My mother jumps right into the role of perfect host, walking straight to the refrigerator. Her greatest skill was always ignoring the truth, pretending nothing bothered her, that everything was perfect. I don’t know if she agreed with how my father disciplined me, how harsh he was with even the smallest of transgressions. I think sometimes I blamed her more than I did him. But she was too good at ignoring the truth. I supposed I shouldn’t be surprised that she’s doing the same thing now. 
          “Would you like some tea?” she asks Sarah without a single glance at me. I want her to look at me. I don’t even know why. I should want to run and hide. I should want to hate her, want her to hate me. But somehow, I don’t. I want her to care.
          Less than five minutes in this house and I already feel like a lost thirteen-year-old again. Maybe I’m not as different as I thought I was. I’m still a stranger in this house, but that’s not such a strange concept to Anna Rodriguez. I never belonged here.


*Interview with Stacey Trombley*

Where did the inspiration for this book come from?
It’s a bit of a story but it all started when I watched the movie Taken. Where an American teenager is kidnapped in Paris and forced into an international prostitution ring. True human trafficking. I remember wondering what was going through this girl’s head. How did she go back to her normal, privileged life after such an insane experience? The movie brushed over this, making it seem like she just lands back in California just fine and dandy and still wanting to be a pop star.

I wasn’t satisfied.

 I started with a bit of research and I found that not only is human trafficking a legit issue in the world today, it’s huge in the United States, too. I couldn’t get it out of my head.

I wanted to write this story but I realized I didn’t want to tell the story of how a girl’s life was ruined by prostitution. I wanted to explore what it was like for that same girl to move on. That’s what I had found so interesting in the first place. Her life on the streets wasn’t the end of her story, it was only the beginning. 

What authors and/or books have inspired you?
Easily, my favorite YA contemporary book is The Hate List by Jennifer Brown. I read that book and thought to myself “This is the kind of book I want to write.” That book is very different from mine but in some ways, it’s very similar. The character is seen as a villain, she even considers herself one, to an extent. She has these leftover feelings for someone she knows is bad, not only for her but for others too.  Those same feelings are at the heart of NAKED.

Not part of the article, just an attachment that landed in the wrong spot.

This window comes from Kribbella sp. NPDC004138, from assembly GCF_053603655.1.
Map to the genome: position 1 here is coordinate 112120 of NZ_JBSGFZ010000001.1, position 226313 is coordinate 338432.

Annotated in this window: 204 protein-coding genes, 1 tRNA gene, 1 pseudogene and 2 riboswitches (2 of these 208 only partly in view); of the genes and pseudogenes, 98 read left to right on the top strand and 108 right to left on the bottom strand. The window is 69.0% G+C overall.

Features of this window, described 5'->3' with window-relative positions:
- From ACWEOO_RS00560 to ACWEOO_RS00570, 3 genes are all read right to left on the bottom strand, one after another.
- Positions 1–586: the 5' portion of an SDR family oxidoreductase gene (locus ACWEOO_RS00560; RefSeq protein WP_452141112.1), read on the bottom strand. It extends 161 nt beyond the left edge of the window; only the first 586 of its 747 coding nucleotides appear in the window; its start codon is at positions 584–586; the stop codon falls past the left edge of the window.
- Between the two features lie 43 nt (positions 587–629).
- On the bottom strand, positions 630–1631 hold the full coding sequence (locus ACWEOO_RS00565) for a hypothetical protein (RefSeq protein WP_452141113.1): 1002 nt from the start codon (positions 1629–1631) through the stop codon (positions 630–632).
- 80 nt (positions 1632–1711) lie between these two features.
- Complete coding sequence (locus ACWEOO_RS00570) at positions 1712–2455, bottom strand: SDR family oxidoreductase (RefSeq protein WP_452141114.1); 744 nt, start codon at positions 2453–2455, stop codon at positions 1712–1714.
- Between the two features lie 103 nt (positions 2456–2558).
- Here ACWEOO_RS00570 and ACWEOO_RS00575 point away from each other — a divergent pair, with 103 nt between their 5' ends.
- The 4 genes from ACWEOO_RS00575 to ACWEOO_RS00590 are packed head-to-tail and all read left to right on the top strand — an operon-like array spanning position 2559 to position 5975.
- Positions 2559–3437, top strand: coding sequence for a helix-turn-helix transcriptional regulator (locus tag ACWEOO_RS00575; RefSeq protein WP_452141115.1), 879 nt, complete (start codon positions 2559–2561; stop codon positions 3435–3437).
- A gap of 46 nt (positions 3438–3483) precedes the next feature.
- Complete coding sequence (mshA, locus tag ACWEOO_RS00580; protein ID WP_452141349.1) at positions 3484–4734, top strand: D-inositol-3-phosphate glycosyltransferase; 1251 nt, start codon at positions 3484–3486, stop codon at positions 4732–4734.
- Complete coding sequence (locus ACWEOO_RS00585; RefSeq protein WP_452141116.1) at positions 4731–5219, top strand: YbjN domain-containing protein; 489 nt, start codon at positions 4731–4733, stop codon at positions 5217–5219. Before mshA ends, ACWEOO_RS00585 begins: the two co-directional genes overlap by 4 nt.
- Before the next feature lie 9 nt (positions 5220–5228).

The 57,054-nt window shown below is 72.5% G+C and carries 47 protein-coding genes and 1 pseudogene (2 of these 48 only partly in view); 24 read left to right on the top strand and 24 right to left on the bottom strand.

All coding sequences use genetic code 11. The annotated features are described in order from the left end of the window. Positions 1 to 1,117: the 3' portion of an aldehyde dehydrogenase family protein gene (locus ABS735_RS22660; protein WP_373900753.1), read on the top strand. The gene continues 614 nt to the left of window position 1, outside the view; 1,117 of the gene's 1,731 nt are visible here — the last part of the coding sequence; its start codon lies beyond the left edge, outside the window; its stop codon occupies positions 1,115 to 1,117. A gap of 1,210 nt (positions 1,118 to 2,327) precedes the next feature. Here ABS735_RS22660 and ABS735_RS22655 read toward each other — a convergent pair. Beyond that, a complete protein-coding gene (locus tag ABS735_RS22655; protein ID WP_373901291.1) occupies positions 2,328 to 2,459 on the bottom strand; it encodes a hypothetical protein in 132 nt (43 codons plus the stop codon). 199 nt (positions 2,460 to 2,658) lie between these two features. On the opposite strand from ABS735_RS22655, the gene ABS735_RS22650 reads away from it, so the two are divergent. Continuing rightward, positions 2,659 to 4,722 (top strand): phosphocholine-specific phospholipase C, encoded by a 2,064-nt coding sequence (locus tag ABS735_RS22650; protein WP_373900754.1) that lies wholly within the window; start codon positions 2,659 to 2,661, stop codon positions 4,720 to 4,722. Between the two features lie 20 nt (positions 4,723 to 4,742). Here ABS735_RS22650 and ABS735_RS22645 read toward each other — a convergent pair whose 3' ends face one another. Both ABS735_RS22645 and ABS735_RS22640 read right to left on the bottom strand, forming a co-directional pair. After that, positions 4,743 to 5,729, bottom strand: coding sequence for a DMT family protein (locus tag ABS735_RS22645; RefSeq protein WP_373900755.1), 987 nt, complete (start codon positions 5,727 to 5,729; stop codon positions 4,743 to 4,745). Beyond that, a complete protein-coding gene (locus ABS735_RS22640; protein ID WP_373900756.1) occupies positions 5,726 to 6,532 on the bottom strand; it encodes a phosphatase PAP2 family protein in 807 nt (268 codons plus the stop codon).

What book(s) are currently on your nightstand or ereader?
Oh my goodness, so many. Written In The Stars by Aisha Saeed.  The Secrets We Keep by Trisha Leaver. Wonder by R.J. Palacio. Story Of A Girl by Sarah Zarr. Breaking the Ice by Gail Nall. Modern Monsters by Kelly York. And more. 

I’m like a horder of ebooks. 

Do you listen to music as you write?  What do you listen to?
Every book I write has a playlist on Spotify. I use music to set the tone, inspire me, put me in the mood for the book or one scene in particular. I often turn on the music to write but I zone out so quickly I end up not even realizing what I’m listening to. It’s more for pre-writing than writing. 

I love artists like zzward and Lana Del Rey but they don’t fit for every book. For Naked I used a TON of Taylor Swift. She’s like the spirit animal of this book. 

What one thing should readers know about your heroine?
What I hope readers will realize when they read Naked is that Anna is just a girl. People tend to look at her and see her past, what she’s done and nothing more, but they don’t realize that she’s not a just a teenaged hooker. She’s a girl with a rough past but she is still just a 16 year old girl. 

What are you working on next? 
Oooh! I’m super excited about my next book. It’s another YA contemporary romance set in Haiti (if you read my bio you’ll see why I chose this setting and why it’s special to me) It’s not going to be quite as dark as Naked but still has some interesting twists and emotional depth.


**About the Author**
Stacy Trombley lives in Ohio with her husband and the sweetest Rottweiler you'll ever meet. She thinks people are fascinating and any chance she has, she's off doing or learning something new. She went on her firsts mission trip to Haiti at age twelve and is still dying to go back. Her "places to travel" list is almost as long as her "books to read" list.

Naked is her debut novel, coming from Entangled Teen in July 2015!

Stay connected with Stacey Trombley


***The Giveaway***